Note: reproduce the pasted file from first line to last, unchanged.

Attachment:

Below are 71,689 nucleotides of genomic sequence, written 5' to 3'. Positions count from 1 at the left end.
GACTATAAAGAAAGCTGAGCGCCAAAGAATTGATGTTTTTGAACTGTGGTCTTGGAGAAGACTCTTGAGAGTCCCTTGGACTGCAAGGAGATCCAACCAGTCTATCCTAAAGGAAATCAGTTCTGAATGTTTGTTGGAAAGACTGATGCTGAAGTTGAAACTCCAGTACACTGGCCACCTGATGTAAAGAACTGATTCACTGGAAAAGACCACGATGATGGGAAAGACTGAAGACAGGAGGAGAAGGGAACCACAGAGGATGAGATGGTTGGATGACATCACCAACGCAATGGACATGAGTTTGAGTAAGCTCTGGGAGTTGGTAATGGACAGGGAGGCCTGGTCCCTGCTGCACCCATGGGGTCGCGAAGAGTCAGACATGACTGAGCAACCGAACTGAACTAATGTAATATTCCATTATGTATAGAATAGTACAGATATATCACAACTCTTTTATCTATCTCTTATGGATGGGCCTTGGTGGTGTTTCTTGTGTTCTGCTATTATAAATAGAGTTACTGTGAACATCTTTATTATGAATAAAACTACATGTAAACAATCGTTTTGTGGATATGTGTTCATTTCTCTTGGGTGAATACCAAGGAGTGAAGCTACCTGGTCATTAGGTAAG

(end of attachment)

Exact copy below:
Below are 71,689 nucleotides of genomic sequence, written 5' to 3'. Positions count from 1 at the left end.
GACTATAAAGAAAGCTGAGCGCCAAAGAATTGATGTTTTTGAACTGTGGTCTTGGAGAAGACTCTTGAGAGTCCCTTGGACTGCAAGGAGATCCAACCAGTCTATCCTAAAGGAAATCAGTTCTGAATGTTTGTTGGAAAGACTGATGCTGAAGTTGAAACTCCAGTACACTGGCCACCTGATGTAAAGAACTGATTCACTGGAAAAGACCACGATGATGGGAAAGACTGAAGACAGGAGGAGAAGGGAACCACAGAGGATGAGATGGTTGGATGACATCACCAACGCAATGGACATGAGTTTGAGTAAGCTCTGGGAGTTGGTAATGGACAGGGAGGCCTGGTCCCTGCTGCACCCATGGGGTCGCGAAGAGTCAGACATGACTGAGCAACCGAACTGAACTAATGTAATATTCCATTATGTATAGAATAGTACAGATATATCACAACTCTTTTATCTATCTCTTATGGATGGGCCTTGGTGGTGTTTCTTGTGTTCTGCTATTATAAATAGAGTTACTGTGAACATCTTTATTATGAATAAAACTACATGTAAACAATCGTTTTGTGGATATGTGTTCATTTCTCTTGGGTGAATACCAAGGAGTGAAGCTACCTGGTCATTAGGTAAG